2014-07-24 / Front Page

Concerns Over Faded Crosswalks

By Jacquelyn Moorehead

Dangerously faded crosswalks on Broadway are the most frequently cited concern among Newport citizens, according to an online survey by the Bicycle and Pedestrian Advisory Commission conducted this May.

“When you can’t see the crosswalks, neither the pedestrian nor the driver knows what to do,” Commission Chair Chuck Flippo said. City Council formed the BPAC in February of 2013 to help make Newport a walking and biking friendly community.

However, after two pedestrian fatalities in crosswalks in January, the commission and council refocused on crosswalk safety. BPAC conducted a survey to find out where people felt most vulnerable crossing the street.

BPAC’s survey looked at 25 crosswalks and intersections used as representatives for all of the city. In a letter to the City Council, BPAC stated that in an initial review of survey results, residents repeatedly raised concerns over the need to repaint the “many faded and deteriorated crosswalk lines throughout Newport.”

Of the 25 crosswalks/intersections mentioned in the survey, most have clearly visible, if faded, markings. Much of the vulnerability appears to arise from a combination of area and traffic congestion, motorist disregard or distraction, and inattention on the part of both drivers and pedestrians.

In the past six months, Newport Municipal Court records show that 34 tickets were issued for failure to obey a stop sign, and 11 tickets for failing to yield the right of way in a crosswalk. The typical fine for not stopping at a stop sign is $85 plus court fees. State law also states that pedestrians have the right of way, unless leaving the curb to walk into the path of a vehicle so close that the driver does not have the chance to yield.

“It’s something that we need to pay attention to, “ Flippo added. “We will formally present our findings to City Council at its July 23 meeting.” Although it is a citywide concern, the most frequently cited location where crossers felt in danger was Broadway.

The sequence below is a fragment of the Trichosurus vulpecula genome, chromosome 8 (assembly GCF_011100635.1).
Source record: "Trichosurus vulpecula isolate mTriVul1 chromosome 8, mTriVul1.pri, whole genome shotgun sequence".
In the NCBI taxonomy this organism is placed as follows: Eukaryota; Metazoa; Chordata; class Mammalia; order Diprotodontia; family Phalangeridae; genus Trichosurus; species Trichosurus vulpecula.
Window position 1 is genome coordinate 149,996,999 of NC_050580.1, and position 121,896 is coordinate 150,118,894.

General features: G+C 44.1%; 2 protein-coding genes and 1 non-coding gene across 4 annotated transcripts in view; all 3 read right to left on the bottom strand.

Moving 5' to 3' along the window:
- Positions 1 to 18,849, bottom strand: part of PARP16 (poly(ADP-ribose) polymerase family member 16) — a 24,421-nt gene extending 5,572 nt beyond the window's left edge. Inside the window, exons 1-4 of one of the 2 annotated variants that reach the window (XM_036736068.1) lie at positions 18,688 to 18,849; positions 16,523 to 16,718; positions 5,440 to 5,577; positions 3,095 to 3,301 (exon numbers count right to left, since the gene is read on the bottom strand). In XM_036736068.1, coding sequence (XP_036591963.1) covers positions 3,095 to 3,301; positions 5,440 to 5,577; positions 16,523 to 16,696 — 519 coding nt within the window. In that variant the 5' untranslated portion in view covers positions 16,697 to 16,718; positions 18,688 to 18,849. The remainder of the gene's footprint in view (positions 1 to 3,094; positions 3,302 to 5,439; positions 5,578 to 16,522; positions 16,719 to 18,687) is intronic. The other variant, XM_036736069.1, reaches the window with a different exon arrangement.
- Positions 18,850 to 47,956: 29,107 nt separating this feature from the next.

Broadway area residents have brought up similar concerns at neighborhood association meetings.

The six crosswalks on Broadway between City Hall and Equality Park have recently been painted, with the northern three done during the night of July 22. Road construction is intermittent from 212 Broadway to Newport Hospital, but unfortunately of the four crosswalks near the hospital, only two even offer any visible markings, making it extremely difficult to get to the facility unless you are in a vehicle.

Flippo admits the city is hesitant to re-stripe during construction, but said some of the fading is due to wear. “We want to make sure these are maintained to keep pedestrians safe,” he said.

A missing feature to the crosswalks is the green pedestrian signs that formally sat in the middle of the road. Flippo said the signs helped vehicles detect crosswalks and pedestrians sooner. “There is no magic bullet to make it safe for people to cross, but they seem to help,” he said.

Flippo said the signs are often stolen or damaged by drivers, but Second Ward City Councilor Justin McLaughlin said the signs are removed when construction begins.